Is it smart to pay your monthly expenses with a credit card? Mostly, yes. Being strategic with your credit card purchases can help you earn rewards and pay your bills on time, which keeps your credit score solid.
However, this method involves paying your credit card bills in full each month, which helps you avoid expensive interest fees and potentially racking up unwanted debt.
What you can charge
Most of your monthly bills can be paid with your credit card, however, some companies may charge you a fee. When you set up autopay, you’ll be able to see if there are any potential fees involved.
Cable, internet, phone bills
Phone, cable, internet and cell phone providers usually accept credit card payments each month without charging a fee. There are even credit card issuers (usually for small businesses) that may offer extra points as an incentive to tie your accounts to them.
If you’re one of the 33 million cord-cutters and don’t have cable TV, you most likely pay for Netflix, Hulu or an a la carte channel subscription like HBO from Amazon Prime. These companies typically allow you to pay your monthly bills with your credit card.
Pro tip: Use your dormant credit cards (i.e. the ones you keep in your drawer and never use) and tie it to one of these subscriptions to ensure the issuer won’t close your account. Credit cards that go unused for lengthy amounts of time may be closed at the issuer’s discretion.
If you have renters insurance and pay in advance for the year, you can also put this on your credit card. Some insurers have different policies for charging fees around using credit cards, so be sure to double check.
Just to give you an idea, Nationwide and Geico don’t charge fees as long as you pay the premium in full rather than in installments.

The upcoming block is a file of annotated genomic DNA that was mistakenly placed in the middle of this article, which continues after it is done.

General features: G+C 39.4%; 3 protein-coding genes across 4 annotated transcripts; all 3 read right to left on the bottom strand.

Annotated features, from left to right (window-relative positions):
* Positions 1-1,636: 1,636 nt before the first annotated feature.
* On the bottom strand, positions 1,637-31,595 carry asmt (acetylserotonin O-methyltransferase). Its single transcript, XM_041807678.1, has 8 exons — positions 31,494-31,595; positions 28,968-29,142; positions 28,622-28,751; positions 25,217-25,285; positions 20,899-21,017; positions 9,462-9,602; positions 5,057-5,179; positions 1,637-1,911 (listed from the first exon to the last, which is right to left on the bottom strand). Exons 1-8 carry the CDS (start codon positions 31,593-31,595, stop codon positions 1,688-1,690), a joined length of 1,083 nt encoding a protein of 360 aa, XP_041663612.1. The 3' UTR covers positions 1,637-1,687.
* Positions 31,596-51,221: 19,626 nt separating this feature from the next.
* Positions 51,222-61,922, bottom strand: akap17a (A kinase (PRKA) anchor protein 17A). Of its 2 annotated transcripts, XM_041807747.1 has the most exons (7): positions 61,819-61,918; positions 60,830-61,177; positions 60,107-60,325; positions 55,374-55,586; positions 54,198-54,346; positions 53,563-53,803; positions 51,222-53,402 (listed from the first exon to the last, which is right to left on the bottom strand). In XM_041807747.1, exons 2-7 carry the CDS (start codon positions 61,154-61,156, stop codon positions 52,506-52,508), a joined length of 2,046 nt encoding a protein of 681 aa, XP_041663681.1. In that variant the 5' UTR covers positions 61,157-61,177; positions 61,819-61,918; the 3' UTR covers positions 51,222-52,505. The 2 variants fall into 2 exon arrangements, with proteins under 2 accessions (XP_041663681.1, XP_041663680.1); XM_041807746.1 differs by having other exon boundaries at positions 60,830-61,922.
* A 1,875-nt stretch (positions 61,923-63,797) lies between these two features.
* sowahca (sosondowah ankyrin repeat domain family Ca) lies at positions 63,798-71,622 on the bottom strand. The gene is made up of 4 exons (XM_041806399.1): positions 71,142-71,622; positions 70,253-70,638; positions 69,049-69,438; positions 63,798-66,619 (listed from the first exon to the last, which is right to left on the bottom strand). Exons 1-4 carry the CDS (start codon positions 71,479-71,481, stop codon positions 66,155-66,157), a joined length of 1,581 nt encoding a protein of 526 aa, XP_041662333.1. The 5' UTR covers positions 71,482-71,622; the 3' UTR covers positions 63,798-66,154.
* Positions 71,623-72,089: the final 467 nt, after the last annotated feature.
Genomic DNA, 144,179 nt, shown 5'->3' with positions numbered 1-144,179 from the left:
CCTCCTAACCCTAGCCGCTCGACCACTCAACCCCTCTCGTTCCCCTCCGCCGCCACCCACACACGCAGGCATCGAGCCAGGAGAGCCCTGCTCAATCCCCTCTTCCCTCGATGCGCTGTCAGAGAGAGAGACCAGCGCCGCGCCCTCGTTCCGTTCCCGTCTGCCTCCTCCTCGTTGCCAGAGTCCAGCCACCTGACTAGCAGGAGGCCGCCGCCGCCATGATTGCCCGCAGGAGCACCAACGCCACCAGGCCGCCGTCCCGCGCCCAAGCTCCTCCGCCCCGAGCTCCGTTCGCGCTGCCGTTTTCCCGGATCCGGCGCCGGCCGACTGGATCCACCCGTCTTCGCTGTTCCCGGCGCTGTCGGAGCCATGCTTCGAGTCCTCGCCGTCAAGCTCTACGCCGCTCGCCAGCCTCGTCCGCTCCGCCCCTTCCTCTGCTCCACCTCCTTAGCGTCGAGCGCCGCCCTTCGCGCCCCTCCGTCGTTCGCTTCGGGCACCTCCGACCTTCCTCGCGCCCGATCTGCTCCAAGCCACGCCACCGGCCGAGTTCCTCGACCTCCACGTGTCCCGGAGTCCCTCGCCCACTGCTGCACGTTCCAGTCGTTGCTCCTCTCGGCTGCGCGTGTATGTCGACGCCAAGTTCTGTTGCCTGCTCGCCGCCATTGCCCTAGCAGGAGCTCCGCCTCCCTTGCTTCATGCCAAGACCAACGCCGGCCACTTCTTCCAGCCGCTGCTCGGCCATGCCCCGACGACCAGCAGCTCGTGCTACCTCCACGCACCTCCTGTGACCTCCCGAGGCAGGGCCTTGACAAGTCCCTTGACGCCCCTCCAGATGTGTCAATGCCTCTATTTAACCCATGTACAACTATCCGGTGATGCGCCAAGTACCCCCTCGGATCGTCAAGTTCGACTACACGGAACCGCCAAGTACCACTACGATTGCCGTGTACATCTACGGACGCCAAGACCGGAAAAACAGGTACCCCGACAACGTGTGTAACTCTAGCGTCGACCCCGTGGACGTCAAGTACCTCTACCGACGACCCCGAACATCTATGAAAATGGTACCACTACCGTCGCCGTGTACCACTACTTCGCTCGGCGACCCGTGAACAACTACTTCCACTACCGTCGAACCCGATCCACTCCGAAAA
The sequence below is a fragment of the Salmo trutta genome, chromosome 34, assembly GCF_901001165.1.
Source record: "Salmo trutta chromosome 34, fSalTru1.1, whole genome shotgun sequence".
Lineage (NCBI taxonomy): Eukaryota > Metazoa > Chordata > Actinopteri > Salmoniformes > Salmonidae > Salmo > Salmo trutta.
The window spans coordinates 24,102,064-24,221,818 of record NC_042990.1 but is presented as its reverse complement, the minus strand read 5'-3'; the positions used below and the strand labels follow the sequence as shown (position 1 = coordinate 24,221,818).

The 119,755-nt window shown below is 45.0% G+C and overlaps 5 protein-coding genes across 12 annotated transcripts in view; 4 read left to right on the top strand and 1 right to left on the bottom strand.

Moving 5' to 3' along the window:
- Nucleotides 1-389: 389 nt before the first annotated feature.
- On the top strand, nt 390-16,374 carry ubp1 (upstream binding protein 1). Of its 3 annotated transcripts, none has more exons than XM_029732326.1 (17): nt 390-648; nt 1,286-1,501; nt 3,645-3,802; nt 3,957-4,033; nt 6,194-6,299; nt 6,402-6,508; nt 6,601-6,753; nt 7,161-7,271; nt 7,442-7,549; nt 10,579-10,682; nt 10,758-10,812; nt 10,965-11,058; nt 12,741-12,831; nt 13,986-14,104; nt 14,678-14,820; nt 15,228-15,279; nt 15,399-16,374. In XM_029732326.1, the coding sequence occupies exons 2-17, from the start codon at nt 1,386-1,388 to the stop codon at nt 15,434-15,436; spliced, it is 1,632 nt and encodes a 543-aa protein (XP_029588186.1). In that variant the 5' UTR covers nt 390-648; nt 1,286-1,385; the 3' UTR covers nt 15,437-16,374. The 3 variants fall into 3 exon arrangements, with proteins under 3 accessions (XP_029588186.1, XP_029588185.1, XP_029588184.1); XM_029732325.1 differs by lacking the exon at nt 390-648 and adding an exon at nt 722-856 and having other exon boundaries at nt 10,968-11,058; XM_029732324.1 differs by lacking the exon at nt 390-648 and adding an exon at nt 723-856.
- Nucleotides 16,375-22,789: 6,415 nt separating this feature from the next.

Utility bills (watch out for potential fees)
While you most likely have the option to use your credit card to pay for utility bills like electricity and gas, you may need to pay a fee. For example, PG&E in the San Francisco Bay Area charges a $1.35 convenience fee for bills up to $1,500.
Pro tip: It could make sense to use pay utilities with a credit card if you’ve just opened a new credit card and need to meet the spending threshold to get your bonus. Only do this if your utility bills are relatively high (i.e. $200 vs. $50) to offset the cost of the convenience fee.
You still have to pay
If you just can’t seem to pay your credit card bills on time each month, consider setting up autopay from your checking account to your credit cards.
While tying your bills to credit cards can help you earn points on expenses you’d be paying for anyway, it’s not a set-it-and-forget-it strategy. You should always have the cash in your checking account to cover your monthly credit card bills. Pay your credit card bills on time and in full each month.
Otherwise, you’d potentially end up paying late fees on your credit card, interest and rack up unwanted debt.
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